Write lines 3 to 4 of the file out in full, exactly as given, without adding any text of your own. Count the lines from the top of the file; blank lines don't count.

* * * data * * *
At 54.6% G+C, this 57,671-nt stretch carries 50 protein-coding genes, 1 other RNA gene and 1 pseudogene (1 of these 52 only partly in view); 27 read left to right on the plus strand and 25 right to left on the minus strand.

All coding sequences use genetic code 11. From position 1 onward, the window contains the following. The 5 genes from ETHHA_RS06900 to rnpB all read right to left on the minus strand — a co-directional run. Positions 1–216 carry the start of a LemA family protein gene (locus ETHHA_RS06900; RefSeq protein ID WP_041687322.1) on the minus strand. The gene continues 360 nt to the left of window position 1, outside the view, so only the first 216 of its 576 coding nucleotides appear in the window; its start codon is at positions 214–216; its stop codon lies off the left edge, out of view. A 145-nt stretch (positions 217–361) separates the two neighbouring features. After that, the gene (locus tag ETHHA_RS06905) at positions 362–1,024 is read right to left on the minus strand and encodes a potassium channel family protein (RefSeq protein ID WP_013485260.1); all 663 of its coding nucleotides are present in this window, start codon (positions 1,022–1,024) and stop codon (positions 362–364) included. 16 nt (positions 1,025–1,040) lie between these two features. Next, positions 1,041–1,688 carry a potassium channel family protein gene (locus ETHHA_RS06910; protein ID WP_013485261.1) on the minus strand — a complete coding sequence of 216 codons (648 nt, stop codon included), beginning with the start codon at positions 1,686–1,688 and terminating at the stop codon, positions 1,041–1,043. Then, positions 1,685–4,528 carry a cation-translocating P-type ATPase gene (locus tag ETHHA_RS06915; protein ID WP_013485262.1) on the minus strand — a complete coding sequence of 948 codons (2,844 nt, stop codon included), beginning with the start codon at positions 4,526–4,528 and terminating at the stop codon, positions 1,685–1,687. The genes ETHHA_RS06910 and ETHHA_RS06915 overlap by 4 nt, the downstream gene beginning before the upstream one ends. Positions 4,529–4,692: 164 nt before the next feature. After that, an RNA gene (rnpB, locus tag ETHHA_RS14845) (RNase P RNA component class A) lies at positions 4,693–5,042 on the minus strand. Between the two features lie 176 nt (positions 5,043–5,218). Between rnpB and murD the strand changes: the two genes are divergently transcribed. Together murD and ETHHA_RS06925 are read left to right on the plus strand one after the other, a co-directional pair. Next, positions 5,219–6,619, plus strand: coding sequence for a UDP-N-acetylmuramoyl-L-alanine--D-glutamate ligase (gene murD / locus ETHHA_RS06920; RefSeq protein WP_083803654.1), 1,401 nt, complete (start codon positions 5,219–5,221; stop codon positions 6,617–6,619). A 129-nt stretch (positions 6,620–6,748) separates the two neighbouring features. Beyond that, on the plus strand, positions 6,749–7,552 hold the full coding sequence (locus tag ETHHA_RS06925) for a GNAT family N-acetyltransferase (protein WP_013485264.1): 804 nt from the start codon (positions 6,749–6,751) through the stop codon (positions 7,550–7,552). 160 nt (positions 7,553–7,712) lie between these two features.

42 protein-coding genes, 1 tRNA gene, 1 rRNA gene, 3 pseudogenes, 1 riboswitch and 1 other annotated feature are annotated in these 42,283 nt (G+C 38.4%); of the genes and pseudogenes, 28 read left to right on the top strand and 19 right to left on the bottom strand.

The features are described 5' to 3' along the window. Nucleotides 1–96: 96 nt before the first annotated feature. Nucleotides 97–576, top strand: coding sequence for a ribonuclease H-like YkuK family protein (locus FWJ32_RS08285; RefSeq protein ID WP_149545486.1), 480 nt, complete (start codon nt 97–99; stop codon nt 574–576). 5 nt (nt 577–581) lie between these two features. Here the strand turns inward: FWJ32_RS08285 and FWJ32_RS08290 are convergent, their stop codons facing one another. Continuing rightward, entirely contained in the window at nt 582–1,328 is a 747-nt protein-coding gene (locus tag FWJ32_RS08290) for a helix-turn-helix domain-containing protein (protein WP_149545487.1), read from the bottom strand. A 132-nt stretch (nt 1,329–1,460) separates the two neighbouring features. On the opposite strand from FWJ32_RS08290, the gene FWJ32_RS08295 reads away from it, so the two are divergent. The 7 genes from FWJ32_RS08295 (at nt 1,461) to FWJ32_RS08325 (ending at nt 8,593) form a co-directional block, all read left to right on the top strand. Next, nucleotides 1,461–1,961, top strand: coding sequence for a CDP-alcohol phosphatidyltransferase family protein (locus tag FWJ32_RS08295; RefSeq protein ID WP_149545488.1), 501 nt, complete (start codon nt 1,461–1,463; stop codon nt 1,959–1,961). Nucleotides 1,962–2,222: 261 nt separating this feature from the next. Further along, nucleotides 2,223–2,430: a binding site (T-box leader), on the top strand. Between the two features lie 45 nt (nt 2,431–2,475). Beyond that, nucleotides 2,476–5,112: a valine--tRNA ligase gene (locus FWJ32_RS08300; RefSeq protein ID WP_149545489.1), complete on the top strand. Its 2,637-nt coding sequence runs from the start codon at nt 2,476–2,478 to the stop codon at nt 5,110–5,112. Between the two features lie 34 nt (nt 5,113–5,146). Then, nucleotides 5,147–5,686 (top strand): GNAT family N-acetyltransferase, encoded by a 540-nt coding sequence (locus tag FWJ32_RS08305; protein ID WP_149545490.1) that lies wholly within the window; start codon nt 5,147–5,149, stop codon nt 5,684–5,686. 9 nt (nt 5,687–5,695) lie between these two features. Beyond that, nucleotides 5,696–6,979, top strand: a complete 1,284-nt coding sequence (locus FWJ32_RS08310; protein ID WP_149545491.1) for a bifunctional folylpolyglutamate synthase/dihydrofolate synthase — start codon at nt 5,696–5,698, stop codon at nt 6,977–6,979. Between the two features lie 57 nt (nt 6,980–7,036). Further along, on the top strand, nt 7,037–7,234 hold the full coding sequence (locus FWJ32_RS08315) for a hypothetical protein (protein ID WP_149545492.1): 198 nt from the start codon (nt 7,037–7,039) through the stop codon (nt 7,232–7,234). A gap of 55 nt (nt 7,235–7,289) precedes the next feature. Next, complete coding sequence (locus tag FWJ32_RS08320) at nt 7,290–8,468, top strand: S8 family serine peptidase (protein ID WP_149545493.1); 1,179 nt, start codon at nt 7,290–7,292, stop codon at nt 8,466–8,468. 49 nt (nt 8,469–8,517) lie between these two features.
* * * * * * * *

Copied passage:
42 protein-coding genes, 1 tRNA gene, 1 rRNA gene, 3 pseudogenes, 1 riboswitch and 1 other annotated feature are annotated in these 42,283 nt (G+C 38.4%); of the genes and pseudogenes, 28 read left to right on the top strand and 19 right to left on the bottom strand.

The features are described 5' to 3' along the window. Nucleotides 1–96: 96 nt before the first annotated feature. Nucleotides 97–576, top strand: coding sequence for a ribonuclease H-like YkuK family protein (locus FWJ32_RS08285; RefSeq protein ID WP_149545486.1), 480 nt, complete (start codon nt 97–99; stop codon nt 574–576). 5 nt (nt 577–581) lie between these two features. Here the strand turns inward: FWJ32_RS08285 and FWJ32_RS08290 are convergent, their stop codons facing one another. Continuing rightward, entirely contained in the window at nt 582–1,328 is a 747-nt protein-coding gene (locus tag FWJ32_RS08290) for a helix-turn-helix domain-containing protein (protein WP_149545487.1), read from the bottom strand. A 132-nt stretch (nt 1,329–1,460) separates the two neighbouring features. On the opposite strand from FWJ32_RS08290, the gene FWJ32_RS08295 reads away from it, so the two are divergent. The 7 genes from FWJ32_RS08295 (at nt 1,461) to FWJ32_RS08325 (ending at nt 8,593) form a co-directional block, all read left to right on the top strand. Next, nucleotides 1,461–1,961, top strand: coding sequence for a CDP-alcohol phosphatidyltransferase family protein (locus tag FWJ32_RS08295; RefSeq protein ID WP_149545488.1), 501 nt, complete (start codon nt 1,461–1,463; stop codon nt 1,959–1,961). Nucleotides 1,962–2,222: 261 nt separating this feature from the next. Further along, nucleotides 2,223–2,430: a binding site (T-box leader), on the top strand. Between the two features lie 45 nt (nt 2,431–2,475). Beyond that, nucleotides 2,476–5,112: a valine--tRNA ligase gene (locus FWJ32_RS08300; RefSeq protein ID WP_149545489.1), complete on the top strand. Its 2,637-nt coding sequence runs from the start codon at nt 2,476–2,478 to the stop codon at nt 5,110–5,112. Between the two features lie 34 nt (nt 5,113–5,146). Then, nucleotides 5,147–5,686 (top strand): GNAT family N-acetyltransferase, encoded by a 540-nt coding sequence (locus tag FWJ32_RS08305; protein ID WP_149545490.1) that lies wholly within the window; start codon nt 5,147–5,149, stop codon nt 5,684–5,686. 9 nt (nt 5,687–5,695) lie between these two features. Beyond that, nucleotides 5,696–6,979, top strand: a complete 1,284-nt coding sequence (locus FWJ32_RS08310; protein ID WP_149545491.1) for a bifunctional folylpolyglutamate synthase/dihydrofolate synthase — start codon at nt 5,696–5,698, stop codon at nt 6,977–6,979. Between the two features lie 57 nt (nt 6,980–7,036). Further along, on the top strand, nt 7,037–7,234 hold the full coding sequence (locus FWJ32_RS08315) for a hypothetical protein (protein ID WP_149545492.1): 198 nt from the start codon (nt 7,037–7,039) through the stop codon (nt 7,232–7,234). A gap of 55 nt (nt 7,235–7,289) precedes the next feature. Next, complete coding sequence (locus tag FWJ32_RS08320) at nt 7,290–8,468, top strand: S8 family serine peptidase (protein ID WP_149545493.1); 1,179 nt, start codon at nt 7,290–7,292, stop codon at nt 8,466–8,468. 49 nt (nt 8,469–8,517) lie between these two features.